The local foods provisions of SB 81 go into effect today in Texas. This includes both the new cottage foods law and the provisions for farmers’ markets.
COTTAGE FOOD OPERATIONS
Until now, anyone who prepared any food at all for sale was required to have a commercial kitchen and comply with extensive regulations. Under Sections 5 and 6 of SB 81, small-scale producers of low-risk foods are exempt from regulation under the following conditions:
1) They are selling non-potentially hazardous baked items (such as cake, cookies, brownies, fruit pies, or breads), canned jams or jellies, and dry herbs and herb mixes;
* “Non-potentially hazardous” basically means non-perishable foods that you would not normally keep in the refrigerator. Foods that are perishable, such as cheesecakes, custard fillings, or meringue pies, are not included under this law.
2) They sell the food directly to consumers;
3) They make $50,000 or less in gross sales of these foods;
4) They sell from their home; and
5) They label the food with the producer’s name and address and a statement that the food is not inspected by the health department.
* The Department of State Health Services (DSHS) was directed to adopt a rule governing labeling, but has not yet done so. For now, we recommend that you develop a label with your name, address and the statement “This food is not inspected by the state health department or a local health department.” Be ready to change your labels when DSHS comes out with rules, so don’t order permanent supplies.
A cottage food operation cannot sell over the internet, but this does not prevent you from having a website to advertise your business. A cottage food operation also cannot sell food prepared in their home at the farmers market.
We’ve had reports that several county health authorities have told individuals that delivery is not allowed under SB 81. In response to such an email from a staff person at the Williamson County and Cities Health District (WCCHD), FARFA wrote the district a letter challenging this interpretation. The Executive Director of WCCHD has disavowed the earlier email and stated that the district is not taking a position on the interpretation of SB 81 at this time.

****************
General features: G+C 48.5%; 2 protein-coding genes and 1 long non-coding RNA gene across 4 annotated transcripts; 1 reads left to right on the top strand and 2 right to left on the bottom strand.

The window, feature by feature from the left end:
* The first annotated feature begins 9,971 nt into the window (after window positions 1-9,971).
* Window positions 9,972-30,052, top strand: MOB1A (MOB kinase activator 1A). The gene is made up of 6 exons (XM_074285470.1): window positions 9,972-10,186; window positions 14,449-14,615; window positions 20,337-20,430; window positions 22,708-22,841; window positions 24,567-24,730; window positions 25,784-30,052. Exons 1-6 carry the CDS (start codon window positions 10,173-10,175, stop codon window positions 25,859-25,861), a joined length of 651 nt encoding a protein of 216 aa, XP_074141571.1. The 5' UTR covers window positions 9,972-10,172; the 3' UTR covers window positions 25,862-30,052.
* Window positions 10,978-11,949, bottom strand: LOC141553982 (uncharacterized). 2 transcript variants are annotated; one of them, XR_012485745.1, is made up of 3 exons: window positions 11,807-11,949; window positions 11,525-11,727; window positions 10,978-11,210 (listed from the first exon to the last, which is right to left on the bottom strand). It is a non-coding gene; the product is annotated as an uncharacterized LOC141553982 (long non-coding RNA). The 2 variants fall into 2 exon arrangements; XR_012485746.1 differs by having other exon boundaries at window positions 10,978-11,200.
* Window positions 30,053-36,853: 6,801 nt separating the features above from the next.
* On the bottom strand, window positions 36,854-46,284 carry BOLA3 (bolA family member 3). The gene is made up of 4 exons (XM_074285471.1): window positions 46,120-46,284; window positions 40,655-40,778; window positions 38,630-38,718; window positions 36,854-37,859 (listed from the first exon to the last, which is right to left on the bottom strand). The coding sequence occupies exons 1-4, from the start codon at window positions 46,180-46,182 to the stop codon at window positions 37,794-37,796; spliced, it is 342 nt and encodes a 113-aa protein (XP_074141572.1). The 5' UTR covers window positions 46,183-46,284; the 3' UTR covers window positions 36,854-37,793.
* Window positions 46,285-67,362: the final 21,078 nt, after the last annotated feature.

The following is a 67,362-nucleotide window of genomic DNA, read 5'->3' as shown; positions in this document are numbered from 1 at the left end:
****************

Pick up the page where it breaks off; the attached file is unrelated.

If your local health department is making statements that restrict your rights under the new law, please let us know.
FARMER’S MARKET PROVISIONS
Section 7 of SB 81 also includes two provisions to help farmers market vendors:
1) Clarifies that farmers and food vendors at farmers markets can obtain temporary food establishment permits for up to one year, without limiting permits based on the number of days during which the farmers market takes place. This provision recognizes that farmers markets are special events regardless of the number of days that they occur on, while providing the flexibility for local governments to decide the best option for their jurisdiction.
2) Prevents mandatory mechanical refrigeration or electric heating requirements. While the state and local health departments can still adopt rules governing what temperatures foods must be kept at (i.e. to keep cold foods cold and hot foods hot), they cannot dictate the specific method by which the farmer or vendor meets these requirements. The only exception would be when a municipality owns the farmer’s market; in that case, the municipality may specify the method to comply with food temperatures.
These farmers market provisions do not apply in counties with a population of less than 50,000 people, and over which no local health department has jurisdiction.
The new law going into effect today will help Texas home cottage foods producers and reduce some of the barriers for food vendors at farmers markets. We can use this victory to help lay the groundwork for broader changes in the next legislative session. One of our goals for the next session will be to expand the cottage foods provision to cover more foods and to allow for sales at farmers markets.
Thanks again to everyone who took action this session to help our farms and our food!